The problem is that the “watchmen” were institutionalized and bureaucratized. We were supposed to be the watchers and defenders, each and every one of us, but we handed over that power to elitist interests and secretive entities. We have handed over our eyes and our hands to men who care only for their own private societies and not American society. We have fallen asleep on the job and dark-minded doppelgängers have taken our place.
Even so, this does not mean our responsibilities have disappeared. As the actions of a handful of government whistle-blowers (including Snowden and Bradley Manning) have shown, the requirements of honor and conscience are not void simply because you now receive a government paycheck. In fact, for any government employee who considers himself honest and principled, whistle-blowing is not “treason,” as the White House would have us believe. Rather, it is a duty.
There are two kinds of law. The first is natural law; those laws follow the dictates of our hearts and our inborn moral compass. The Constitution upon which our nation was built is a perfect written representation of natural law. The second is self-serving law; those are the laws that one group of people in power use to control another group of people without power. Most legal structures that exist in writing today are sadly a product of self-serving law.
Legitimate treason is essentially the abandonment of the true well-being of one’s culture in order to gain something for oneself. Maybe the enticement is monetary, or maybe the enticement is to aid a foreign interest. Or maybe it is to satisfy a dangerously selfish ideological ego. In any case, the end result is severe harm to one’s homeland.
The question is: Is it “treason” to tell the truth to the American people? Is the truth harmful to our culture, or is it just harmful to the establishment? Is the survival of the establishment irreconcilably intertwined with the survival of our society, or is that only what they want us to think? If the establishment dies because it is revealed as corrupt, do we all die with it; or could we carry on without it?
As I pointed out before, without our heritage and our history, America fails to be. Without the lessons of the past, we are nothing. Our Federal government today has separated itself from the people and elevated itself to a godlike position in our personal lives, as many despotic governments throughout history have done. Our leadership has formed alliances with private elitist interests and forsaken their responsibilities in an effort to cement their political dominance rather than protect the common good, the kind of action that has invariably led to the totalitarian monstrosities of the past. Further, our government has deemed that which is moral “unimportant” or “dangerous,” and that which is immoral a matter of national security, and thus sacrosanct. We are now expected to maintain “faith” in the benevolence and good graces of government and damn to hell the very voice within our souls. We are expected to pray for the continued longevity of the machine and rage against anyone who might enlighten us to the evil within it.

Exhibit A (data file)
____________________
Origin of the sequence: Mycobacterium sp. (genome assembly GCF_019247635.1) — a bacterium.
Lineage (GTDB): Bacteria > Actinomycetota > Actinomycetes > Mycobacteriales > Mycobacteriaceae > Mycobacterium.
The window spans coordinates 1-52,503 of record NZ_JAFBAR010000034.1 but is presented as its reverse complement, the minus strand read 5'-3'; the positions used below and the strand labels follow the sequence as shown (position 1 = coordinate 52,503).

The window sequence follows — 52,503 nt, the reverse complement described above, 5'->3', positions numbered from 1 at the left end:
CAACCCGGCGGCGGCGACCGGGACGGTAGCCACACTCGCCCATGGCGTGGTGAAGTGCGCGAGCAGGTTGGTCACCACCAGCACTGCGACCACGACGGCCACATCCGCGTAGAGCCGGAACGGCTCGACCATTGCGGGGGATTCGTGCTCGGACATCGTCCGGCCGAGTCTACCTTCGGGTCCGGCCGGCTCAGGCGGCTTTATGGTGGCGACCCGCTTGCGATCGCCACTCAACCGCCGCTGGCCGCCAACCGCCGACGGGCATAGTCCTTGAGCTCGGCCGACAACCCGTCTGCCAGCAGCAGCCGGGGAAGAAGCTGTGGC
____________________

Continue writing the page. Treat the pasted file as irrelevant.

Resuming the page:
Many people who now work for the machine are not necessarily like the machine. They are not bent on the destruction of free civilization. They are not the enemy of life or the deeper good of man. But under the long-cast shadow of tyranny, the path they have chosen eventually ends; and it will end with an incalculably difficult decision: to do what is right or to do what is safe. To remember what it is our government is supposed to stand for or to forget all that came before.
Loyalty is not and never has been unconditional: loyalty to government most of all. Loyalty to the system is dependent upon the nature of the system and the people who sit at its apex. The system must reflect the higher aspirations of the society it seeks to manage or protect. It must be held to the highest possible standard and totally transparent in its nature. It is the job of government whistle-blowers to make this possible. If they do not, then criminality will remain painfully felt but officially unconfirmed. Our country will continue to crumble into fascist oblivion, and all that will be left for the citizenry is revolution.
We must remember what we believe in and allow that to be enough. Our fears, our biases and our superficial desires are all irrelevant. In the end, the only thing that matters is what we leave behind. For those within government today, this could mean a legacy of desperation and sadness or a legacy of strength, truth and enduring peace. Time is running out.